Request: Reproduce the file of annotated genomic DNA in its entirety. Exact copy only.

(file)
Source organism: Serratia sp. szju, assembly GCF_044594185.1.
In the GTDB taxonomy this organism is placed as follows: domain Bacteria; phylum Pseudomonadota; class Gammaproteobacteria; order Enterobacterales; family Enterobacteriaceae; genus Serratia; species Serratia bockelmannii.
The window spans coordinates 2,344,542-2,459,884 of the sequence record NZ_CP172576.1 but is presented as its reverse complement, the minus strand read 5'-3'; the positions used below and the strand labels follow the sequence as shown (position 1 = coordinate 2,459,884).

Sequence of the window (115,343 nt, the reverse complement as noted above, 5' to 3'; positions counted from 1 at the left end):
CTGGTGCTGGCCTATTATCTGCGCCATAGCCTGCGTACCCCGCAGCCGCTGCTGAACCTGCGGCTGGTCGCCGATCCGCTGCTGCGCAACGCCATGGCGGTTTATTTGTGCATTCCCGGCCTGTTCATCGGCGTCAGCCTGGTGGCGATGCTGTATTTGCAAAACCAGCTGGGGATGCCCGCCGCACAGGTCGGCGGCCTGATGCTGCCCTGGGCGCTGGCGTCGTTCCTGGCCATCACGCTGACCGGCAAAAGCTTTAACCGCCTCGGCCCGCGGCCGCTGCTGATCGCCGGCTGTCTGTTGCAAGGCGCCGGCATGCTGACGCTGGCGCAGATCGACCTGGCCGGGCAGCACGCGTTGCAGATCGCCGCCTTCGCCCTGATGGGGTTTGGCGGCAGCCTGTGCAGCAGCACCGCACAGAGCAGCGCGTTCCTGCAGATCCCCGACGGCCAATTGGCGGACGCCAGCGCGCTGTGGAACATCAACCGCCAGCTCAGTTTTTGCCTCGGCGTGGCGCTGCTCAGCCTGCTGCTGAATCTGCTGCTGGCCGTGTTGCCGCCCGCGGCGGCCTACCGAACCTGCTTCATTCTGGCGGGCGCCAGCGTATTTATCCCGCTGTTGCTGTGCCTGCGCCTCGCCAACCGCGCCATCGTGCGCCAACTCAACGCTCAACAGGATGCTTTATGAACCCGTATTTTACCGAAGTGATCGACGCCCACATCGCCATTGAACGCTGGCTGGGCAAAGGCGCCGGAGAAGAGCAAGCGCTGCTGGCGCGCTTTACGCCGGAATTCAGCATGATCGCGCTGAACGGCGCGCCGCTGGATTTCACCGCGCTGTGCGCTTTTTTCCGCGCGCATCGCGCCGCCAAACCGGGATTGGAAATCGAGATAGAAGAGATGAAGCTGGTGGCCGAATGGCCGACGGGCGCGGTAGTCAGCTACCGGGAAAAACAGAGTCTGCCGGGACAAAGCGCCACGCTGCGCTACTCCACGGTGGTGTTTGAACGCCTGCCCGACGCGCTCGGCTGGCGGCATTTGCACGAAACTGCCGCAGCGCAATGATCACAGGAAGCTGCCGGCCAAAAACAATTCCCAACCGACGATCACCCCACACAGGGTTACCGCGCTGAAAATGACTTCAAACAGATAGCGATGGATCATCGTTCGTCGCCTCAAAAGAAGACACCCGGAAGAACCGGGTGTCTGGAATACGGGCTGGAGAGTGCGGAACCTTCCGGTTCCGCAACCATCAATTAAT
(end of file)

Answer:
Source organism: Serratia sp. szju, assembly GCF_044594185.1.
In the GTDB taxonomy this organism is placed as follows: domain Bacteria; phylum Pseudomonadota; class Gammaproteobacteria; order Enterobacterales; family Enterobacteriaceae; genus Serratia; species Serratia bockelmannii.
The window spans coordinates 2,344,542-2,459,884 of the sequence record NZ_CP172576.1 but is presented as its reverse complement, the minus strand read 5'-3'; the positions used below and the strand labels follow the sequence as shown (position 1 = coordinate 2,459,884).

Sequence of the window (115,343 nt, the reverse complement as noted above, 5' to 3'; positions counted from 1 at the left end):
CTGGTGCTGGCCTATTATCTGCGCCATAGCCTGCGTACCCCGCAGCCGCTGCTGAACCTGCGGCTGGTCGCCGATCCGCTGCTGCGCAACGCCATGGCGGTTTATTTGTGCATTCCCGGCCTGTTCATCGGCGTCAGCCTGGTGGCGATGCTGTATTTGCAAAACCAGCTGGGGATGCCCGCCGCACAGGTCGGCGGCCTGATGCTGCCCTGGGCGCTGGCGTCGTTCCTGGCCATCACGCTGACCGGCAAAAGCTTTAACCGCCTCGGCCCGCGGCCGCTGCTGATCGCCGGCTGTCTGTTGCAAGGCGCCGGCATGCTGACGCTGGCGCAGATCGACCTGGCCGGGCAGCACGCGTTGCAGATCGCCGCCTTCGCCCTGATGGGGTTTGGCGGCAGCCTGTGCAGCAGCACCGCACAGAGCAGCGCGTTCCTGCAGATCCCCGACGGCCAATTGGCGGACGCCAGCGCGCTGTGGAACATCAACCGCCAGCTCAGTTTTTGCCTCGGCGTGGCGCTGCTCAGCCTGCTGCTGAATCTGCTGCTGGCCGTGTTGCCGCCCGCGGCGGCCTACCGAACCTGCTTCATTCTGGCGGGCGCCAGCGTATTTATCCCGCTGTTGCTGTGCCTGCGCCTCGCCAACCGCGCCATCGTGCGCCAACTCAACGCTCAACAGGATGCTTTATGAACCCGTATTTTACCGAAGTGATCGACGCCCACATCGCCATTGAACGCTGGCTGGGCAAAGGCGCCGGAGAAGAGCAAGCGCTGCTGGCGCGCTTTACGCCGGAATTCAGCATGATCGCGCTGAACGGCGCGCCGCTGGATTTCACCGCGCTGTGCGCTTTTTTCCGCGCGCATCGCGCCGCCAAACCGGGATTGGAAATCGAGATAGAAGAGATGAAGCTGGTGGCCGAATGGCCGACGGGCGCGGTAGTCAGCTACCGGGAAAAACAGAGTCTGCCGGGACAAAGCGCCACGCTGCGCTACTCCACGGTGGTGTTTGAACGCCTGCCCGACGCGCTCGGCTGGCGGCATTTGCACGAAACTGCCGCAGCGCAATGATCACAGGAAGCTGCCGGCCAAAAACAATTCCCAACCGACGATCACCCCACACAGGGTTACCGCGCTGAAAATGACTTCAAACAGATAGCGATGGATCATCGTTCGTCGCCTCAAAAGAAGACACCCGGAAGAACCGGGTGTCTGGAATACGGGCTGGAGAGTGCGGAACCTTCCGGTTCCGCAACCATCAATTAAT